How Detroit's Discipline created magic with album number five
Detroit’s Discipline don’t have the biggest back catalogue for a band that was born in the late 1980s. But as their new shows, when the quartet hit the ‘record’ button, magic happens
Not many bands are named after a King Crimson album, but then again, Discipline aren’t your average group. Take singer, multi‑instrumentalist and founding member Matthew Parmenter, for example. He wears mime make-up on stage, and has done so for years. And why not?
The Detroit four-piece’s theatrical sound has a befitting sense of drama, with a penchant for masterful melody making interwoven with grand, explorative journeys nodding back to the prog godfathers of yore.
Despite forming in 1987, Discipline’s latest album, Captives Of The Wine Dark Sea, is only their fifth studio effort to date. It’s a welcome addition to their somewhat skinny catalogue, with the group largely dormant in the early 2000s as they slowed things down to focus on life outside music.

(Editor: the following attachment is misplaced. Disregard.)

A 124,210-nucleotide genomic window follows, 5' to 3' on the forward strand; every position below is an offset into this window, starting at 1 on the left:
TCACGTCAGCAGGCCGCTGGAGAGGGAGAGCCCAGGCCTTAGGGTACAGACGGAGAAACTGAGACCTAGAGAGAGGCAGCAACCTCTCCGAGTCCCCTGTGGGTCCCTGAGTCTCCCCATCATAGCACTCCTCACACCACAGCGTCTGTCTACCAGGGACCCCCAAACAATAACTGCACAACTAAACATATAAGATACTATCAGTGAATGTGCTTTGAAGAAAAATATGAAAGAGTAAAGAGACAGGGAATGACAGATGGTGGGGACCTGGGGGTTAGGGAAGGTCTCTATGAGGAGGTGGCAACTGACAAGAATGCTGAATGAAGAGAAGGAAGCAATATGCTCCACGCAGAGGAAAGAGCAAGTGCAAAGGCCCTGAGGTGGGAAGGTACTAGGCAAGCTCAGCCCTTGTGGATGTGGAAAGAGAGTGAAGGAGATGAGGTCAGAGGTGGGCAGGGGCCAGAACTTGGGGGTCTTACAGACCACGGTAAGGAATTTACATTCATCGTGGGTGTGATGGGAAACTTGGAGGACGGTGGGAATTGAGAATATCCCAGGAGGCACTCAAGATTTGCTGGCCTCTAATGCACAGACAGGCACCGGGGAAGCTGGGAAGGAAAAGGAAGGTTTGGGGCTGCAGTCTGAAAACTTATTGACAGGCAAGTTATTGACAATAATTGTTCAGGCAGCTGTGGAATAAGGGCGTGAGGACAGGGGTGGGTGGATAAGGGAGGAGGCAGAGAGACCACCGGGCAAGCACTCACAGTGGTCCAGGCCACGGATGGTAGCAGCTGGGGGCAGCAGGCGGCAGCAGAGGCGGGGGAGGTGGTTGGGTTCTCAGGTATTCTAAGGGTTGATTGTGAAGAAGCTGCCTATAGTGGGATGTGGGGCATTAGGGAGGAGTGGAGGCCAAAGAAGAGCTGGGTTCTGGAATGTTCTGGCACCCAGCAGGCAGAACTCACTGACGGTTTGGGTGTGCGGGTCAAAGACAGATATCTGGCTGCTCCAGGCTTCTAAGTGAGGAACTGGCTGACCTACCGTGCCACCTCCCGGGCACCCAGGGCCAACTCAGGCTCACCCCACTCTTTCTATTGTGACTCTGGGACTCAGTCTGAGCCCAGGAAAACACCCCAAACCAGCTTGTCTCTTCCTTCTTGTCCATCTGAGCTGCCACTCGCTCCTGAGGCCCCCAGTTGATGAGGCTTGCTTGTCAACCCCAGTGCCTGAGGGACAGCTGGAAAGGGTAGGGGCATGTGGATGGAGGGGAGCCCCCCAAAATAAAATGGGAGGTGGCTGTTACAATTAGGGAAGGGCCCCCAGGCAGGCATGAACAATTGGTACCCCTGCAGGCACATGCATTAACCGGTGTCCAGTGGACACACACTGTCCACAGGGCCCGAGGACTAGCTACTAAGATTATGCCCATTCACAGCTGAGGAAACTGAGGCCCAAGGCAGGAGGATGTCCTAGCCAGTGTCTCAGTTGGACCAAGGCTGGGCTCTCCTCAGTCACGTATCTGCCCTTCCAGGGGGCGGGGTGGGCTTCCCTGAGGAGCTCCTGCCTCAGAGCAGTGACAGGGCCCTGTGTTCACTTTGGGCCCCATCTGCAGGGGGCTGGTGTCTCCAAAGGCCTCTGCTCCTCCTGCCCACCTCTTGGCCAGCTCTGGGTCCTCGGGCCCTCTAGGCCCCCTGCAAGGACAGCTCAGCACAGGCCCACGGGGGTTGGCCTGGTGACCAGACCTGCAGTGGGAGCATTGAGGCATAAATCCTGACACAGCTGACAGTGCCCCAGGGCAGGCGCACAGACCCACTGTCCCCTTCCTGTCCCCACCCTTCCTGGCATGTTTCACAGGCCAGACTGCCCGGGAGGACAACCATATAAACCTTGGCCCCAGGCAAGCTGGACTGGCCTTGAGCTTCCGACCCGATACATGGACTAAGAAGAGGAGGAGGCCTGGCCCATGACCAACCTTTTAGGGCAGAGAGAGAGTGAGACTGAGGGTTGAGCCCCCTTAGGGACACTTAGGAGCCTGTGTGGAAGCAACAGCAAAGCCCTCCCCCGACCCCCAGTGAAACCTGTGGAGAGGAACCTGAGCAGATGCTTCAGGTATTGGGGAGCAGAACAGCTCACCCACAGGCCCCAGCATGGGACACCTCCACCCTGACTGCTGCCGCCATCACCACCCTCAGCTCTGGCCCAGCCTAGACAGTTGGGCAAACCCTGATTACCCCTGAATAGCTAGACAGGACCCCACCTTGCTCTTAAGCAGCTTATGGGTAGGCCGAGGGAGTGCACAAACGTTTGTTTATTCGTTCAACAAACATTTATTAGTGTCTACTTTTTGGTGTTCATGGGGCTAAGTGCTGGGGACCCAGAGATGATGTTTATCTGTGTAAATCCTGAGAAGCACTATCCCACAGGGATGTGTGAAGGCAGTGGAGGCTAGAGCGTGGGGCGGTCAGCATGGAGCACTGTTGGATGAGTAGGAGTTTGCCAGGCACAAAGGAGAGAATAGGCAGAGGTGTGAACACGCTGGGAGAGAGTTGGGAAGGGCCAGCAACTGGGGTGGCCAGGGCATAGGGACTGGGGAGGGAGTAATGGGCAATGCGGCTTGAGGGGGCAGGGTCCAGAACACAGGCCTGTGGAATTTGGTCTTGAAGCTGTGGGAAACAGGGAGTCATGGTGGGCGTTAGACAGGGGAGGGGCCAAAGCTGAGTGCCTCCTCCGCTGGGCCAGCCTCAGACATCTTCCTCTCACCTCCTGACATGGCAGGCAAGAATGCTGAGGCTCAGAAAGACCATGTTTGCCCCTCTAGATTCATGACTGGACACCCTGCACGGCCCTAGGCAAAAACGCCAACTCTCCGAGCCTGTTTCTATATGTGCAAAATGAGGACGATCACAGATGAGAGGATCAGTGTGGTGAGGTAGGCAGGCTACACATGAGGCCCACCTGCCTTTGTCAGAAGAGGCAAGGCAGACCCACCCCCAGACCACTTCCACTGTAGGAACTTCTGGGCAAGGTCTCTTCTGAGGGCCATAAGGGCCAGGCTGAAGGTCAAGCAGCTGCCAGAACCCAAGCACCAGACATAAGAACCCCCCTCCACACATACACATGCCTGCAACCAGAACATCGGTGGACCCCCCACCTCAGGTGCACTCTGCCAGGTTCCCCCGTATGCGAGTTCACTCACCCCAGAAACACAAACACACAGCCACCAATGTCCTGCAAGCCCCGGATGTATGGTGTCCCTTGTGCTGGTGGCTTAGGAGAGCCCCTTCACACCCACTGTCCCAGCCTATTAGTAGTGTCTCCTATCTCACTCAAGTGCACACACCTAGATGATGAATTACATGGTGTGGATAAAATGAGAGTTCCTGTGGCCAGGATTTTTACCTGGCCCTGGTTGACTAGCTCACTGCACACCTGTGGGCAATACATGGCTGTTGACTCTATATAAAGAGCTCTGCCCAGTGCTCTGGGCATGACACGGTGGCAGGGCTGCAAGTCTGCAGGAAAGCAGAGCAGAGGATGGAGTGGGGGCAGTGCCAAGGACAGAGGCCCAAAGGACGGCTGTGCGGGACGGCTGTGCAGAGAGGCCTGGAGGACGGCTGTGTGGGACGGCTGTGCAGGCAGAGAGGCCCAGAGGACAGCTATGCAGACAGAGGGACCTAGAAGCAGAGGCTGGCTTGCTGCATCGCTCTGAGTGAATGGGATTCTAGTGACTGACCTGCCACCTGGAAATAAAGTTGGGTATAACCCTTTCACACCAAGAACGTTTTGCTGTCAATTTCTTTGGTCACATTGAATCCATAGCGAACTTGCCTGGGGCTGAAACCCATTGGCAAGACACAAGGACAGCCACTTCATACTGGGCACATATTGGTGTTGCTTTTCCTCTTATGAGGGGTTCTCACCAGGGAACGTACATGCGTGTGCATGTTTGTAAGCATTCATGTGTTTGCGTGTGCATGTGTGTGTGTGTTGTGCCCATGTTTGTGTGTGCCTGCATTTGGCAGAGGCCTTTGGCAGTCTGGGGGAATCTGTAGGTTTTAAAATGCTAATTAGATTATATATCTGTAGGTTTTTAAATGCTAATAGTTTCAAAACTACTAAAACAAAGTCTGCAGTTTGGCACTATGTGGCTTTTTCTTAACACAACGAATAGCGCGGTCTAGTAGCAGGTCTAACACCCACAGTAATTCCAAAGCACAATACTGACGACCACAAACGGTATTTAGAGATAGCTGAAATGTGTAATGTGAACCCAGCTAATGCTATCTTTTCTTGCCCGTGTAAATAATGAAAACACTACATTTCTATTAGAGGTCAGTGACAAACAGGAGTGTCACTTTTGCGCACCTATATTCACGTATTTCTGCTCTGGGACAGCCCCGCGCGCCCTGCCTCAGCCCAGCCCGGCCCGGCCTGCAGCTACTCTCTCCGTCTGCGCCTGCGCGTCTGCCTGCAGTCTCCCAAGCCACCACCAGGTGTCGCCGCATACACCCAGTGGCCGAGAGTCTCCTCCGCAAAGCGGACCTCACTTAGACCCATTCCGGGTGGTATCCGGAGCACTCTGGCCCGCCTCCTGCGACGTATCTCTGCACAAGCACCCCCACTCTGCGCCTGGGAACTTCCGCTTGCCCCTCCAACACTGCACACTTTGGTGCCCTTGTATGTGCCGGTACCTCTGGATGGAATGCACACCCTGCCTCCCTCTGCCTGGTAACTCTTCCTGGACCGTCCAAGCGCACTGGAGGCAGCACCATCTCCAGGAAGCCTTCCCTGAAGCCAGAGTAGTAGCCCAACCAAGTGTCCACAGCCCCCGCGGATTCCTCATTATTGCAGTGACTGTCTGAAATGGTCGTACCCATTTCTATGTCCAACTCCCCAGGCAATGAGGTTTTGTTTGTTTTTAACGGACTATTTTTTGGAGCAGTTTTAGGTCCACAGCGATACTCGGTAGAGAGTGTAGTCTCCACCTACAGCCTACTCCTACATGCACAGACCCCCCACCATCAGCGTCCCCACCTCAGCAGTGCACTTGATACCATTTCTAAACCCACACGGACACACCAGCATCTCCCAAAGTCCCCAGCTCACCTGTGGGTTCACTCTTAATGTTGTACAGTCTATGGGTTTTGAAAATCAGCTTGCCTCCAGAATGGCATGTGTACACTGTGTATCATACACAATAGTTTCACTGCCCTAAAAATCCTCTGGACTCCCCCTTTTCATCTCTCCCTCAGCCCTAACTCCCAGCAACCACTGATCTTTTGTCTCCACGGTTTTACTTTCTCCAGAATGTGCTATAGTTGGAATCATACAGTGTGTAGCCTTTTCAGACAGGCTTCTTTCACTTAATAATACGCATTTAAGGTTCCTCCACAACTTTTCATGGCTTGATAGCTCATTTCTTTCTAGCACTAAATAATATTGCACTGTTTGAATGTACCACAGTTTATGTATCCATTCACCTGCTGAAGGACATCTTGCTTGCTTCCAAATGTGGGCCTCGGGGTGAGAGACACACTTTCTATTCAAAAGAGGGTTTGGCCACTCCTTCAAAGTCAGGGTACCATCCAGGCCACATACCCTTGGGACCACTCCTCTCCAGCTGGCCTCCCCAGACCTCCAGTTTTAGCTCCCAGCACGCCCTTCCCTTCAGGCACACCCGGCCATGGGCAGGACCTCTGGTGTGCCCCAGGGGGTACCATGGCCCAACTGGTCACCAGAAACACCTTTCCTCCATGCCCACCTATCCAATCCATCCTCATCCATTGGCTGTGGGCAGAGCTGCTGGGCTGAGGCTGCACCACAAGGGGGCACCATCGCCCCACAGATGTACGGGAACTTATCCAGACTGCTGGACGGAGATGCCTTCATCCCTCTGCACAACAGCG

“By the time we had done [1997 album] Unfolded Like Staircase, we had been playing for 10 years,” says Detroit native ^Parmenter. “Everybody had families and pressures and we were all trying to focus on multiple things at once. I think it just became a little too much. We had to take a break, and we did.”
The group returned from hibernation in 2011 with To Shatter All Accord, their first studio record for nearly 15 years, and after more live albums – Discipline are prolific purveyors of live recordings and videos – Captives Of The Wine Dark Sea was born.